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4 January 2013 | Adam Leach
Buyers in the UK services sector experienced a frugal end to the year as budget cuts and cost control were implemented amid a backdrop of declining activity and bleak prospects for the new year.
The Markit/CIPS UK Services Purchasing Managers’ Index (PMI) reported a figure of 48.9 for December, indicating activity had declined in comparison with November, which recorded a mild growth figure of 50.2. A figure below 50 indicates contraction. The decline was the first seen in two years, when snowfall saw services activity drop.
A slight drop in incoming new business was the main factor attributed to the contraction, leading to two consecutive months of falling new business, which has not occurred since mid-2009.
Respondents to the survey provided anecdotal evidence that over the month, purchasing budgets had been cut and cost controls were implemented to cater for the lacklustre business environment.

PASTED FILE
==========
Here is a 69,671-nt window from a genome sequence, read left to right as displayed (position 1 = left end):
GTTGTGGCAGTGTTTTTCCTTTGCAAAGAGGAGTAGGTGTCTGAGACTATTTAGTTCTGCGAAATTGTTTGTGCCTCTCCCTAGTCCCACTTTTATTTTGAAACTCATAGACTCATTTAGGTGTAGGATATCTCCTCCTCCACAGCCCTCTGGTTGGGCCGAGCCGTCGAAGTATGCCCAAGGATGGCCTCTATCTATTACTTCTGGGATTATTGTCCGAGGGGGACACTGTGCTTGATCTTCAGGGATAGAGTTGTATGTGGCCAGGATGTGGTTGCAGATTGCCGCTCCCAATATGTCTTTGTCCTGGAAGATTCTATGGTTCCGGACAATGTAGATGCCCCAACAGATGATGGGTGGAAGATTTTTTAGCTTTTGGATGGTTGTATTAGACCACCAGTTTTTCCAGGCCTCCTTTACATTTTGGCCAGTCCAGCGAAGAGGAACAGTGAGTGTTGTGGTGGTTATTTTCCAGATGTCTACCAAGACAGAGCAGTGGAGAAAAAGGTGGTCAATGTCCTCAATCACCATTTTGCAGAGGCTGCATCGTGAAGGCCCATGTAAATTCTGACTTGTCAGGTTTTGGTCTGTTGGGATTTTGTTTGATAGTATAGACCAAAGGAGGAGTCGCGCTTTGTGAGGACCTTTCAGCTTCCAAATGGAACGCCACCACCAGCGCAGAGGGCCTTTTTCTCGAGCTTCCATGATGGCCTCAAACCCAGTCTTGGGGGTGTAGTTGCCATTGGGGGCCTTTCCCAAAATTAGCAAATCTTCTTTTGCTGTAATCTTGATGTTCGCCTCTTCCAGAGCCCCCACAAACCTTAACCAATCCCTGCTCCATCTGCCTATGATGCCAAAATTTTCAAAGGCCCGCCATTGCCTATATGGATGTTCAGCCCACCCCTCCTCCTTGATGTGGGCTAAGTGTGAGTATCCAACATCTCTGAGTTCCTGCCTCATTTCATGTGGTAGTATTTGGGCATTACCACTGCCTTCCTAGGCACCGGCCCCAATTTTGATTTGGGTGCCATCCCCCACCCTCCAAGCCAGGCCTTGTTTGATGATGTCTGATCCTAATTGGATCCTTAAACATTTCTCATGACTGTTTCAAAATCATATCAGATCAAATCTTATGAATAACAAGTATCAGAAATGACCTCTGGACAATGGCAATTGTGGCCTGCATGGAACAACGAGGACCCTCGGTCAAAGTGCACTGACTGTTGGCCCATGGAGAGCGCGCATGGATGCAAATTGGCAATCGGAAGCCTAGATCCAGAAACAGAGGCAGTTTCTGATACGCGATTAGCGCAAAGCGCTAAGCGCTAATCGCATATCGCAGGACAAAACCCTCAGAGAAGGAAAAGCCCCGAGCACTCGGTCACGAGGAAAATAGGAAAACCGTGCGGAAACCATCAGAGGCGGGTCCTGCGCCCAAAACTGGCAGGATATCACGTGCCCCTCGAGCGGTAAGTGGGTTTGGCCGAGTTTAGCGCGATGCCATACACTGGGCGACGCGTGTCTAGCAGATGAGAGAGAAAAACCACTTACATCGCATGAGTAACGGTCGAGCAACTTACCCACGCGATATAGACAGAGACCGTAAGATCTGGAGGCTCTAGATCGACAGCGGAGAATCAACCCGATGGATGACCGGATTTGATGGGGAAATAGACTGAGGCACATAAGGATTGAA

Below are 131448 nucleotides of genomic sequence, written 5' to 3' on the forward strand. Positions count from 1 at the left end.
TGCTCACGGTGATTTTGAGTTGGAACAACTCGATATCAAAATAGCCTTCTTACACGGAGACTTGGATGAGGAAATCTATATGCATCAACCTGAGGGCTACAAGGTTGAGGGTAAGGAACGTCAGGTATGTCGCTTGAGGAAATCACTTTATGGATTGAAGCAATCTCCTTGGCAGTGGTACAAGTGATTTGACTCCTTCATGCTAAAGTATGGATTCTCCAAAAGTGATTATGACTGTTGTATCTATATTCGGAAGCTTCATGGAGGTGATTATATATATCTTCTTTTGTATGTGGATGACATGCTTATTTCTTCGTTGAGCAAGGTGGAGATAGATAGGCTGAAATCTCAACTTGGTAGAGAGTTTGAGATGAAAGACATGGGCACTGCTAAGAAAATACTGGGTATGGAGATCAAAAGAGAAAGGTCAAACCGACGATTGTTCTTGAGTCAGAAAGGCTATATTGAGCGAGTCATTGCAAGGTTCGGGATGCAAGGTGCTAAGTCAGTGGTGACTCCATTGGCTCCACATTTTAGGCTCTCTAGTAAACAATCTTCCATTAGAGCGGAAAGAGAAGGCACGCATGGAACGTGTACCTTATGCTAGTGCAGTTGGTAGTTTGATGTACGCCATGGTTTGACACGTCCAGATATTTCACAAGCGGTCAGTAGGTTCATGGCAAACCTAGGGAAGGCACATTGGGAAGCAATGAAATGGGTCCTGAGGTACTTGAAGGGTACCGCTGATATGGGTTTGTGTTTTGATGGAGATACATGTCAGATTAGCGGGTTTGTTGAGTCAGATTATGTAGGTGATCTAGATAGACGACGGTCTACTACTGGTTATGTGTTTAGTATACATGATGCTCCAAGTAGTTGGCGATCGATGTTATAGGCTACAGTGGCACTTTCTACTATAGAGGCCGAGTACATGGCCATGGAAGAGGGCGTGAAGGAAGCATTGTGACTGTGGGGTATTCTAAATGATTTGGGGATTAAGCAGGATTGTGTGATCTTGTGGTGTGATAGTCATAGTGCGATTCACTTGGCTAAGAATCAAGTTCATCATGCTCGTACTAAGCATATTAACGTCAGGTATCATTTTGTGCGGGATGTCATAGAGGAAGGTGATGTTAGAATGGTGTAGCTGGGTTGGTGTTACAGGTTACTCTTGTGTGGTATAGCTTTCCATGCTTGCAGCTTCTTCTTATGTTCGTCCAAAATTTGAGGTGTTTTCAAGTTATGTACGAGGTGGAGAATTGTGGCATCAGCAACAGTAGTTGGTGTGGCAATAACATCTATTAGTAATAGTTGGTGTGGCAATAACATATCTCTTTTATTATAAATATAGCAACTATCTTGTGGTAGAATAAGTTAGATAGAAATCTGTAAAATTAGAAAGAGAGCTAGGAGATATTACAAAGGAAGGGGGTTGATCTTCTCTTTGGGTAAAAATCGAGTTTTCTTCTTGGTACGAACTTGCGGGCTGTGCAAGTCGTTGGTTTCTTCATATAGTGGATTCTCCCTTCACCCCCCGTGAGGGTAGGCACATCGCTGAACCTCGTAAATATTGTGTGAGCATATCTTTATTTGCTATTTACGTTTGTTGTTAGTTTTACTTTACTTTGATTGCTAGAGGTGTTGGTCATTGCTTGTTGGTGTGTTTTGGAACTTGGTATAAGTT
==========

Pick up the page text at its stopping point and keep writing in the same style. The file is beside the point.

Chris Williamson, chief economist at Markit, said: “Bad weather is likely to have played a role in dampening service sector activity in December, but the fact that incoming new business dropped for a second successive month suggests that underlying demand remains very weak and that activity may continue to fall in the New Year.”
David Noble, CIPS CEO, said: “The service sector ended 2012 on a weak note, suffering its first contraction in two years, ensuring confidence remained at its 11-month low recorded last month and signalling a distinct lack of momentum for 2013.”
Backlogs of work also declined for the third successive month, output charges were relatively unchanged and input price inflation increased. There were reports that food and utility price rises were responsible for the growth.